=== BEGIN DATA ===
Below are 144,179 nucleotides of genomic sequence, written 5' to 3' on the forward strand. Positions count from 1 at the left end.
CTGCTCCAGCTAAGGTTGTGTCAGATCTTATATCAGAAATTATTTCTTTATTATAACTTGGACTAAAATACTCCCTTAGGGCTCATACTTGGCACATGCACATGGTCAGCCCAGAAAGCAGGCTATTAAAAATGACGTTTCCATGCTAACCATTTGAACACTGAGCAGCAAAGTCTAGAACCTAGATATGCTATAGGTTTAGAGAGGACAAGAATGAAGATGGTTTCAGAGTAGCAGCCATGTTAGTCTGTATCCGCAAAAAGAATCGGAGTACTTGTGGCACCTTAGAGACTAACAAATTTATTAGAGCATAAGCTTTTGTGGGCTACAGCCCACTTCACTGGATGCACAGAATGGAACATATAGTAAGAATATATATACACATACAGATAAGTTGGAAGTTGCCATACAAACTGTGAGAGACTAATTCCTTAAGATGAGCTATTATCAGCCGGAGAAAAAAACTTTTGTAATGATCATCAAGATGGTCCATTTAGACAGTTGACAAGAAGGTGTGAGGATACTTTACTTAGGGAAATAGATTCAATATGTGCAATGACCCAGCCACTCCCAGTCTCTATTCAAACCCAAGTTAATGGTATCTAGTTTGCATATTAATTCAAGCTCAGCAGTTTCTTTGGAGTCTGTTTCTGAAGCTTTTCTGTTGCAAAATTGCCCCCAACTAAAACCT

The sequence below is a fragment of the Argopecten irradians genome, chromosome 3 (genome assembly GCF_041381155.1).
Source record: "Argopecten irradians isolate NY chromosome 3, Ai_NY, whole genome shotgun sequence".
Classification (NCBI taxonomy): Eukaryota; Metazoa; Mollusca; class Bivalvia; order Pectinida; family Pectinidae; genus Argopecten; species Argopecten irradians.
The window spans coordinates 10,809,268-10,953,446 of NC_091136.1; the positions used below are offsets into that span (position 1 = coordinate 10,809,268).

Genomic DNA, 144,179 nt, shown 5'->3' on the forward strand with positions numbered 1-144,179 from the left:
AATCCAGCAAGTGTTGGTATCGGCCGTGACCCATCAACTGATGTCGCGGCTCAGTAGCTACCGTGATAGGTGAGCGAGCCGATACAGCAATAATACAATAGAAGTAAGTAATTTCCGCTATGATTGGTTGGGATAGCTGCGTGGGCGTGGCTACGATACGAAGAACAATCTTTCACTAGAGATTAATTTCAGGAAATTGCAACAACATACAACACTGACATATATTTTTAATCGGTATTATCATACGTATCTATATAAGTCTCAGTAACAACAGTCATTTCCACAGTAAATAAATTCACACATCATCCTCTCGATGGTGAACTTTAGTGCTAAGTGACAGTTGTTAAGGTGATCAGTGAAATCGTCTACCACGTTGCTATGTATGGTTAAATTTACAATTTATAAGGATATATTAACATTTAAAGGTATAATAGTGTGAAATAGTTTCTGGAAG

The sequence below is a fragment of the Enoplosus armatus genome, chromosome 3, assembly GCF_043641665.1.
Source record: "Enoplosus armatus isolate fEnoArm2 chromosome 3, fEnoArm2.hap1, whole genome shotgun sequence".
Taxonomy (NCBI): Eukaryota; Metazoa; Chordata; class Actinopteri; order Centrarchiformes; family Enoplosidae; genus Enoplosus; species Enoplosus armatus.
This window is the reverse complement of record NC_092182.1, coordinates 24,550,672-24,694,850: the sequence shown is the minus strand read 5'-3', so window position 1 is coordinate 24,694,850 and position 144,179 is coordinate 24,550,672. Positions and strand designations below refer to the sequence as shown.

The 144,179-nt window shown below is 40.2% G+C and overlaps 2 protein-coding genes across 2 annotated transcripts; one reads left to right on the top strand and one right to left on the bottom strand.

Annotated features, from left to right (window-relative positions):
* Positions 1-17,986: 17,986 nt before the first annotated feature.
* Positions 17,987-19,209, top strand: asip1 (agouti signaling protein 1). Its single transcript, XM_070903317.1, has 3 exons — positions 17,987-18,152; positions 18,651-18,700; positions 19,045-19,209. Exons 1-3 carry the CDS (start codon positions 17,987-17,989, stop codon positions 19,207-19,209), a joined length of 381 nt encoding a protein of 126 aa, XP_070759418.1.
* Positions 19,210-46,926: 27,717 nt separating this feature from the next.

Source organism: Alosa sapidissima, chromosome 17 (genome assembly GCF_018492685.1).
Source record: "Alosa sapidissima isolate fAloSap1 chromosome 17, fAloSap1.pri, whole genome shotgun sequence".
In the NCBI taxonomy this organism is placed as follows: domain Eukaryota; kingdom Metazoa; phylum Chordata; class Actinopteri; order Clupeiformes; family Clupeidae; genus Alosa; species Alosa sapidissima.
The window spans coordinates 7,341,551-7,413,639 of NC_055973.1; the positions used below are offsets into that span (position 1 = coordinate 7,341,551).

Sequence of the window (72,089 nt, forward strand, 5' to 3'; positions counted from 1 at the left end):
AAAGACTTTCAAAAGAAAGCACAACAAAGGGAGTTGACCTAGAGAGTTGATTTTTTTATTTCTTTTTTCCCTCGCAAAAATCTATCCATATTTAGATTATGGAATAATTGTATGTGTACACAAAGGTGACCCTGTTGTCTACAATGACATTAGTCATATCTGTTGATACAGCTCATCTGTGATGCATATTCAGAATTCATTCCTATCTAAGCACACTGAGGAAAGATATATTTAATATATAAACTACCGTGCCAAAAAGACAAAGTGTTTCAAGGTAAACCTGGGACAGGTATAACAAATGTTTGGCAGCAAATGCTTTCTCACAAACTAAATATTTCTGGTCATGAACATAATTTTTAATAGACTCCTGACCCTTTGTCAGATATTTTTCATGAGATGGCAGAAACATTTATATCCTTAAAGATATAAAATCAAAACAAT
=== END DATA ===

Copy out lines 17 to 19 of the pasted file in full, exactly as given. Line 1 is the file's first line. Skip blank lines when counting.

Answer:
* Positions 19,210-46,926: 27,717 nt separating this feature from the next.

Source organism: Alosa sapidissima, chromosome 17 (genome assembly GCF_018492685.1).
Source record: "Alosa sapidissima isolate fAloSap1 chromosome 17, fAloSap1.pri, whole genome shotgun sequence".